When it comes to my gut, I’ve never really listened to it that closely. I mean, there’s the gut that tells me that even though I ate the equivalent of two entrees at the Indian restaurant (plus naan) I still have room for frozen yogurt. I listen to that one.
But that other gut, the one that deals with instincts over appetite, we don’t really communicate. I’ve never considered myself “intuitive.” Wedding planning has changed that.
I have a lot to be thankful for, including being able to plan a wedding where I can explore options and try to create the day I have always dreamed about, thanks to the generosity of my parents.
But what I have noticed is that my “dream” wedding is, in reality, very different from what I had once thought it would be like.
Take location. “Every hotel ballroom looks the same.” That was a popular refrain of mine during the days/months/years of planning my hypothetical wedding. Once wedding planning became no longer just for the “One Day” Pinterest board, it was time to secure my hip, non-hotel downtown location.
“What do you mean that price doesn’t include linens?” This — and similar variations — became my new refrain. Downtown just wasn’t working. We were *this close* to signing at my dream downtown venue when JB and I went to Ohio to visit his family. As I showed his parents and others the location, it just felt… wrong. It was beautiful and what I had always envisioned, but quite frankly, it was going to be a pain in the ass. Not to mention, in the wallet. I called my parents on my way home from the airport and it turned out they were feeling the same way, though were tying to make it work for my dream and all. I think we all felt like a huge weight had been lifted.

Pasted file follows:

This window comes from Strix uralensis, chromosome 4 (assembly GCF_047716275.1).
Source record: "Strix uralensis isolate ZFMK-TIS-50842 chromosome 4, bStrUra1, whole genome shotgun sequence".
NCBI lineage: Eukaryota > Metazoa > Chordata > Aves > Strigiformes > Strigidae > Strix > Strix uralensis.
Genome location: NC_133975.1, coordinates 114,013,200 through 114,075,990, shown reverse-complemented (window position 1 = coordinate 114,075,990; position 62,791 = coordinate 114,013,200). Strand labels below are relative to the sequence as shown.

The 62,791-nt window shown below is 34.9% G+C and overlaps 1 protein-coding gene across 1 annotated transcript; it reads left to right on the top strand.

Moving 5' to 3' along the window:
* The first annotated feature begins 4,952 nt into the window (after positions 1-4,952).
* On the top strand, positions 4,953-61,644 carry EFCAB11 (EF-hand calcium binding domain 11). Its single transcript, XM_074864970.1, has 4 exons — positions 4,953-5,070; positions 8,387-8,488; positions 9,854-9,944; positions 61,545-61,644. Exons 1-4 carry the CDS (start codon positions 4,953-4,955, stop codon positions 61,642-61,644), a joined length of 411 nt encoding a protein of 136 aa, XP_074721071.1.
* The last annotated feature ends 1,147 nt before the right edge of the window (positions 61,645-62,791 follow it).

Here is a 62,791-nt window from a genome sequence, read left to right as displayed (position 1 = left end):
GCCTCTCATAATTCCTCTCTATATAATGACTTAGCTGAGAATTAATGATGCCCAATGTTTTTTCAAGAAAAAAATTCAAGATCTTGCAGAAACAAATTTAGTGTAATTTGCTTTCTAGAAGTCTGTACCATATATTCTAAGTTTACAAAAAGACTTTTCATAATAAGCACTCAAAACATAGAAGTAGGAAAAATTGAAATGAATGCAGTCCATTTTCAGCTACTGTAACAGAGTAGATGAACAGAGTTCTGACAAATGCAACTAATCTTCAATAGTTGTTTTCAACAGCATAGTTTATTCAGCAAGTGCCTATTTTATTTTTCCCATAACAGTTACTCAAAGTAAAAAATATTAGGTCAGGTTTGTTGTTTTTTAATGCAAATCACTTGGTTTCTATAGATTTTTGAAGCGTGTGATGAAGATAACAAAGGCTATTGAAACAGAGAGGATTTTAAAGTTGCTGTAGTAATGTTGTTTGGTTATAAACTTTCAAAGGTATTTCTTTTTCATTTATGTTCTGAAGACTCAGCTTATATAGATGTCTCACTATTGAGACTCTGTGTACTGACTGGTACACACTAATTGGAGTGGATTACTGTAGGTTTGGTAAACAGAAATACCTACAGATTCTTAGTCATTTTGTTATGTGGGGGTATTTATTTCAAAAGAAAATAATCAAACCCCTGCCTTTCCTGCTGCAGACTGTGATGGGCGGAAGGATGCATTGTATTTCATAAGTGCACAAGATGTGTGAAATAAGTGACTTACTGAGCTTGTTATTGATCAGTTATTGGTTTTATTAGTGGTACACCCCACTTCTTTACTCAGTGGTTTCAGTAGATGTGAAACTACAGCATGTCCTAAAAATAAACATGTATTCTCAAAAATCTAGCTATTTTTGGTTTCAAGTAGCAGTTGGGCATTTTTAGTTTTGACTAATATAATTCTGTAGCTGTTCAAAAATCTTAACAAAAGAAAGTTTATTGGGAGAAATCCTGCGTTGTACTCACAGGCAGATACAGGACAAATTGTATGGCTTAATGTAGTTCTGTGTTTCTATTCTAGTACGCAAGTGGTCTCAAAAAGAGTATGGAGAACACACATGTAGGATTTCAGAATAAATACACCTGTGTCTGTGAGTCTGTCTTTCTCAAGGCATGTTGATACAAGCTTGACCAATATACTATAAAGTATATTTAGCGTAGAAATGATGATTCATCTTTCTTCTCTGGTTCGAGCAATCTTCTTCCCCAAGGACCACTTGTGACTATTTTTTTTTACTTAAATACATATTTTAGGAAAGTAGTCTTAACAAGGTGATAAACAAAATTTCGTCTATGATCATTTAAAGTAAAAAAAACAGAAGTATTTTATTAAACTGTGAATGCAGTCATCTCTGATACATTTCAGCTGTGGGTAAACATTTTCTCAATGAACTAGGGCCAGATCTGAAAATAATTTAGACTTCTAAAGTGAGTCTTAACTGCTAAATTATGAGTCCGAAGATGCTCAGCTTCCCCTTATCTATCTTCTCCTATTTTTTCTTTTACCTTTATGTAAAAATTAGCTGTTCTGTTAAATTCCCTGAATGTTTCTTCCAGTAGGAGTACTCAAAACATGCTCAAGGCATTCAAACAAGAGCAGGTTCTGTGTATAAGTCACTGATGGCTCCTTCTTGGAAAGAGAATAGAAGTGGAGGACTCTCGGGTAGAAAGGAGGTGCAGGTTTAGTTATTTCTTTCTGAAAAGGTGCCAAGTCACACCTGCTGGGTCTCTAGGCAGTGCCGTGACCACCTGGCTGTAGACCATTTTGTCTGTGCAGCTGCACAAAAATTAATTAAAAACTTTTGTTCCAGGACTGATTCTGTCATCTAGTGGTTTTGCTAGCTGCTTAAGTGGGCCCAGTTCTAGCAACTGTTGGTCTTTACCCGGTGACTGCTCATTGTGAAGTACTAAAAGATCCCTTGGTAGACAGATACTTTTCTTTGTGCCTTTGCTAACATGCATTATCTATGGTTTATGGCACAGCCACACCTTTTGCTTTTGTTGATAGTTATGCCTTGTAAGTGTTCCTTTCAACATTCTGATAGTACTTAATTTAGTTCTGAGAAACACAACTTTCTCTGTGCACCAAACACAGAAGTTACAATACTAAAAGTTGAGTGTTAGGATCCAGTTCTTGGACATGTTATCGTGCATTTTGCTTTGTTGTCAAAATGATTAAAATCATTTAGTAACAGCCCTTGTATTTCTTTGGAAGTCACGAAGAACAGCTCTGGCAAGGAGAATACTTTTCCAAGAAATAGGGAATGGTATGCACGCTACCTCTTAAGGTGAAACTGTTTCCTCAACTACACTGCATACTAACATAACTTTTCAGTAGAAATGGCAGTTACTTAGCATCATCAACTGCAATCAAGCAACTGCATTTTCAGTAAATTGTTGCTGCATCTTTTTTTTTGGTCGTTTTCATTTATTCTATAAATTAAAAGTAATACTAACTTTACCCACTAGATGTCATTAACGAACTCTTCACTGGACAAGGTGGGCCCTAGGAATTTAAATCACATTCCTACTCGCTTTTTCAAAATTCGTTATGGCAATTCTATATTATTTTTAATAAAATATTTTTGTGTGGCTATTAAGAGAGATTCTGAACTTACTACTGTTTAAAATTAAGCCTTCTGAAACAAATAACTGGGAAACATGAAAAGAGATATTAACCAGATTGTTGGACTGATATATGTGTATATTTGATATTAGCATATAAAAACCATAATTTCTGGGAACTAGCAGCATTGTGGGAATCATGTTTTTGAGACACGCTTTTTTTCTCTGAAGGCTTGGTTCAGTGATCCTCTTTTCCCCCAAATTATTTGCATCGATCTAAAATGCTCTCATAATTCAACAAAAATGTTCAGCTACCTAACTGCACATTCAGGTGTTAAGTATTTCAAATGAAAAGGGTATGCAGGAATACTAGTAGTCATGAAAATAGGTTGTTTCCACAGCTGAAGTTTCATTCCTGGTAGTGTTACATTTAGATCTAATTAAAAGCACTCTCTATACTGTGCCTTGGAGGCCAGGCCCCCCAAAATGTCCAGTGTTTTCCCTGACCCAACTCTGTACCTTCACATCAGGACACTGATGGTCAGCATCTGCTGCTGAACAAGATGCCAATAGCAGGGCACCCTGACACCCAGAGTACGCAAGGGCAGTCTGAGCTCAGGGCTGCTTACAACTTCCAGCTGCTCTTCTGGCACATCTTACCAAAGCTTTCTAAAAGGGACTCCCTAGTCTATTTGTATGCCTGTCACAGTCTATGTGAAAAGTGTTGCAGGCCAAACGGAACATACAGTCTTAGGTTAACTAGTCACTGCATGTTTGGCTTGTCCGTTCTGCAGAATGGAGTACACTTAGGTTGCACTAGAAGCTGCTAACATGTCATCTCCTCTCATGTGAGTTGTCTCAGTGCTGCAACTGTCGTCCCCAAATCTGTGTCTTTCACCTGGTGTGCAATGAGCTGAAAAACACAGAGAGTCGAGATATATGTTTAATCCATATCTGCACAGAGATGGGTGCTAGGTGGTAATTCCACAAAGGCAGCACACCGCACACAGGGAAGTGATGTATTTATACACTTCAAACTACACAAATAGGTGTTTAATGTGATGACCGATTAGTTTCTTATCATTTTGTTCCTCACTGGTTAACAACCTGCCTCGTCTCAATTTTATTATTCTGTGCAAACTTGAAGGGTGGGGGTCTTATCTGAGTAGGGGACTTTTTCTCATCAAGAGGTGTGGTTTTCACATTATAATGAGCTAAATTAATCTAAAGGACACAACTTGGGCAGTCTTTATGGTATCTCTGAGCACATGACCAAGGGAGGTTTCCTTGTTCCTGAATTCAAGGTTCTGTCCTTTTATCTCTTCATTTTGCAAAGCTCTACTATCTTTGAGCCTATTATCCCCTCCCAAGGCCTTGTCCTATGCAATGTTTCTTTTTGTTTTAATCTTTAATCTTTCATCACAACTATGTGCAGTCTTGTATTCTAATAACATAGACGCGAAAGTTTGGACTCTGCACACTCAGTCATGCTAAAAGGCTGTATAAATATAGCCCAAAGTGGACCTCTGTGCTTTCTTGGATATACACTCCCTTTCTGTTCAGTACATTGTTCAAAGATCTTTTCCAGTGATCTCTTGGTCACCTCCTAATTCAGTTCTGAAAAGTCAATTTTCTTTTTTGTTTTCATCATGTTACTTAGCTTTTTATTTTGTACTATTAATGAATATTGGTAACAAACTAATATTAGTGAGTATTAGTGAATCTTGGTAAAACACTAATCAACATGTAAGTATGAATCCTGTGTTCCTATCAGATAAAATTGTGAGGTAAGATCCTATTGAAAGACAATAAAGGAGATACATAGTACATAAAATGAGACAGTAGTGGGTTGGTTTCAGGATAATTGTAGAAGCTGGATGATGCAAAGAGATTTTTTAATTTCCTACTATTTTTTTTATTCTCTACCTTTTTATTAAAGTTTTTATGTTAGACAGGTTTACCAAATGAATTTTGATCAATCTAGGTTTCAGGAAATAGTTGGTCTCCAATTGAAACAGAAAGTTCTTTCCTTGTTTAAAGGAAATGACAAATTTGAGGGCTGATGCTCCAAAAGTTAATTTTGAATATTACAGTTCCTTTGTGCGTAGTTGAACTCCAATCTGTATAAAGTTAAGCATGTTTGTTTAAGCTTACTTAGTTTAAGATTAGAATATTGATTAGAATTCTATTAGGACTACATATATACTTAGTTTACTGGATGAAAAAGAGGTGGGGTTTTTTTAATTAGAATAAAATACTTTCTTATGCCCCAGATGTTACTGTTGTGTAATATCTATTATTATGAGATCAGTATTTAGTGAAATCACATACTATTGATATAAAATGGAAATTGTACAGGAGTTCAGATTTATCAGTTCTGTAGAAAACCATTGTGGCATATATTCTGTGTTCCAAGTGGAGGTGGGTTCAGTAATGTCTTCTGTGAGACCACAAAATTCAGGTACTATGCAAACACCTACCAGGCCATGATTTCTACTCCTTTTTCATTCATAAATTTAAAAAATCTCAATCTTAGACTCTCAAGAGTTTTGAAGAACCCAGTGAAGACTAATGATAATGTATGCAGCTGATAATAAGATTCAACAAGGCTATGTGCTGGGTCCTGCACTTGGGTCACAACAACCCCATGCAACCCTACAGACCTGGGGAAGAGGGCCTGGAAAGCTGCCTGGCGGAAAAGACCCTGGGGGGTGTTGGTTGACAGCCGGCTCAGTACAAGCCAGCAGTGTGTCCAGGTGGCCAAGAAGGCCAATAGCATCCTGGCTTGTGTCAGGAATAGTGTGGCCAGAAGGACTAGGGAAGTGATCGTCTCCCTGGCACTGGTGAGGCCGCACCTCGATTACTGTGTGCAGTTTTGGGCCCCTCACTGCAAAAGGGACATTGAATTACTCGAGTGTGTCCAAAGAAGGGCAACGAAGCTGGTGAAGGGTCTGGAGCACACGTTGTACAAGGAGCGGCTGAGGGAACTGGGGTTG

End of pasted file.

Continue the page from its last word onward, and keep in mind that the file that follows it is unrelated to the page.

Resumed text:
Resigned to looking at hotels, my sister visited one in a Dallas suburb that puts other suburbs to shame with how much of a suburb it is. But it was PERFECT! The date, the price, the ease for our guests, the staff. The skyline views aren’t there, and honestly, the ballroom is a hotel ballroom, but it has always felt right.
From the very first decision, the tone was set for wedding planning — just about everything I’ve chosen from dress to invitations has been different than what I thought I wanted — and for a new way of thinking. In that one decision, and after 34 years, I think it finally hit me: When you have that nagging feeling (good or bad) and you listen to it, you feel contentment, peace, and confidence with your decisions. When you ignore it, you maintain anxiety and unease. Not very complicated, obviously, but I have spent my whole life basically disregarding it. I have become more attentive to this gut and what it’s telling me at work, with friends, and just life in general (though sometimes still ignoring it because I’m stubborn like that).
And when it comes to wedding planning, I guess it’s the same gut feeling you get when you know you are with the person you want to marry. And in the end, that’s the only gut that really matters.
In what situations do you rely on gut feeling?